Helping you live with PCOS
Polycystic ovary syndrome (PCOS) is so-called because many women with this condition often have polycystic ovaries, which have a high number of small follicles (that look like cysts) just below the surface of the ovary. The cysts are usually no bigger than 8 mm and are egg-containing follicles that have not developed properly. Having said that, despite the name it is possible to get diagnosed with PCOS without actually having cysts on your ovaries. This is because the syndrome is a collection of symptoms, only one of which is having polycystic ovaries. If you have ovulatory disorders and hyperandrogenism then you could be diagnosed with PCOS even without having polycystic ovaries.
PCOS effects 1 in 10 women in the UK and scientists are still unsure of what causes it. There is no cure for PCOS and getting diagnosed with the condition can be difficult to hear. There are a number of ways women can help manage the condition and give themselves the best chance of minimising the symptoms.
PCOS Fertility Issues. Reduced fertility, difficulty becoming pregnant
Period Problems. Irregular periods or no periods
Polycystic Ovaries (PCO). Small cysts on the ovaries.
Pregnancy Complications. Increased risk of developing diabetes or high blood pressure (pre-eclampsia) during pregnancy.
Weight Issues. Weight problems, being overweight, rapid weight gain, difficulty losing weight.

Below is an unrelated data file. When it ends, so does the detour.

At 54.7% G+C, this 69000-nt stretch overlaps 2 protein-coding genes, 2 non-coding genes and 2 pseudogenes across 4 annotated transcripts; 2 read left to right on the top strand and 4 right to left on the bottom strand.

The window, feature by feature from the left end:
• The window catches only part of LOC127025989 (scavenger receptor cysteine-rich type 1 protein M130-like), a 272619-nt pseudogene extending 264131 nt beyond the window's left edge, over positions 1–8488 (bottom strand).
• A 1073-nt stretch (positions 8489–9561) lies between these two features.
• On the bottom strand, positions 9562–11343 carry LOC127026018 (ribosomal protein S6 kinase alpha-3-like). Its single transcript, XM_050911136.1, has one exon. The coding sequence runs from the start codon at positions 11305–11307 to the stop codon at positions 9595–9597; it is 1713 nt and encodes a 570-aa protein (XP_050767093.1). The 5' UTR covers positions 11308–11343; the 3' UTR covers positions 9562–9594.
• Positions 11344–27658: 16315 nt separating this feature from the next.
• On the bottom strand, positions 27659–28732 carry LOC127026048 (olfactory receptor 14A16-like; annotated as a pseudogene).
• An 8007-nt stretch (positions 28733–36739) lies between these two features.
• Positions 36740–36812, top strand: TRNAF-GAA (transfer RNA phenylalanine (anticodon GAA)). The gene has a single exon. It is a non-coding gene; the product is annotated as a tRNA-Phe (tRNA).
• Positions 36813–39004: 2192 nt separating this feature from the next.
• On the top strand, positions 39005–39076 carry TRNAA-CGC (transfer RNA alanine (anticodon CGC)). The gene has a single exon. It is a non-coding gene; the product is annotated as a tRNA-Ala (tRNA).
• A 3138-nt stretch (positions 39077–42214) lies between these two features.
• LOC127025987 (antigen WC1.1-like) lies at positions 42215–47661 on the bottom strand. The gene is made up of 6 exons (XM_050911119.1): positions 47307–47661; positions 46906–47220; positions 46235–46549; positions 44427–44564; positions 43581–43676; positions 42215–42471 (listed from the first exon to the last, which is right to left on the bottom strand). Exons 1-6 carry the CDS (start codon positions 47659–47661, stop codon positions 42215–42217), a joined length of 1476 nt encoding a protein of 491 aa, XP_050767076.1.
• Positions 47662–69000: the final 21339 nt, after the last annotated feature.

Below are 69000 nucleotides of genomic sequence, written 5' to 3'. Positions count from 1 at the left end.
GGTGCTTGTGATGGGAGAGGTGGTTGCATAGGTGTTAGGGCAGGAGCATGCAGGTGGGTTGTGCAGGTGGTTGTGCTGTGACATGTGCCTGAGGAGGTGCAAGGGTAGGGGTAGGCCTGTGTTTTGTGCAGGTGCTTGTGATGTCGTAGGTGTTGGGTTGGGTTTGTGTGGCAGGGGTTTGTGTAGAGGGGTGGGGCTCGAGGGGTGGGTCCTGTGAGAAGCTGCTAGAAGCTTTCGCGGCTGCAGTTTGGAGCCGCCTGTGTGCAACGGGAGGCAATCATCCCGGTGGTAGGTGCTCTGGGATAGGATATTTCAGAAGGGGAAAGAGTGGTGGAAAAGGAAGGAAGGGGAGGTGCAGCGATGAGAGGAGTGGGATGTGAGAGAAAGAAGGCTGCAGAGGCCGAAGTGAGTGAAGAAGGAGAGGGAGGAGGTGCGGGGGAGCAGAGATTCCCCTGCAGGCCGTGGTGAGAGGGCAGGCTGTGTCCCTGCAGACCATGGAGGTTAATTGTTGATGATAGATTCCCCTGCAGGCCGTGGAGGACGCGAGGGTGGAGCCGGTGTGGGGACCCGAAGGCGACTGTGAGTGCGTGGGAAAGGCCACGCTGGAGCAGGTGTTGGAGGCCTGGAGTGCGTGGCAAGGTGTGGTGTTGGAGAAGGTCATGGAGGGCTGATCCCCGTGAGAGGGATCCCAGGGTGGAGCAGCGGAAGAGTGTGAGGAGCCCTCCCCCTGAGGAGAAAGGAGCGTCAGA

Metabolic syndrome. Raised cholesterol, type 2 diabetes and dyslipidemia (cardiovascular risk).
Acne. Skin problems including oily skin, acne.
Unwanted Hair Growth. Unwanted facial or body hair (hirsutism).
Alopecia. Thinning head-hair or hair loss.
If you have a number of the symptoms above, you may very well have PCOS. Having said that, a number of these symptoms are associated with different conditions, they are not exclusive to PCOS. The nature of PCOS makes it very easy for people to end up not being diagnosed or being misdiagnosed with a different condition. You shouldn’t attempt to diagnose yourself with PCOS after searching online. Instead, we recommend that you speak to your doctor and share your concerns with them. Once you arrange to meet with your doctor they will conduct tests as well as look at your medical history to help come to a diagnosis.
We’ve already been through the symptoms above, but you might be wondering what PCOS does in order to cause these problems. PCOS is strongly associated with insulin resistance. Insulin resistance (IR) impacts around 65-80% of women with PCOS, regardless of their weight. Through a complicated mechanism this can contribute towards an excess of male hormones also known as hyperandrogenism. This contributes towards unwanted hair growth, weight issues and irregular periods which are all associated with PCOS. PCOS can also cause inflammation in the gut. Dealing with these symptoms, going through the diagnosis and then trying to manage your life can also cause fatigue.
PCOS can also give rise to mental health issues, including anxiety and depression. An analysis of PCOS and mental disorders concluded that “Individuals with PCOS showed a greater prevalence of anxiety and depressive symptoms.” If you are struggling to cope then please note that Verity, the leading UK charity for PCOS, offer support groups for ladies with PCOS. Alternatively, you could potentially look at counselling.
If you have PCOS, Inofolic Alpha has been proven to restore ovulation in 95% of women after 3 months.
Yes, it is possible that some women with PCOS still ovulate every month. However, others may not. Even if a woman is ovulating, the quality of the egg may be compromised. This is why it is worth taking Inofolic Alpha to help achieve good quality ovulation every month.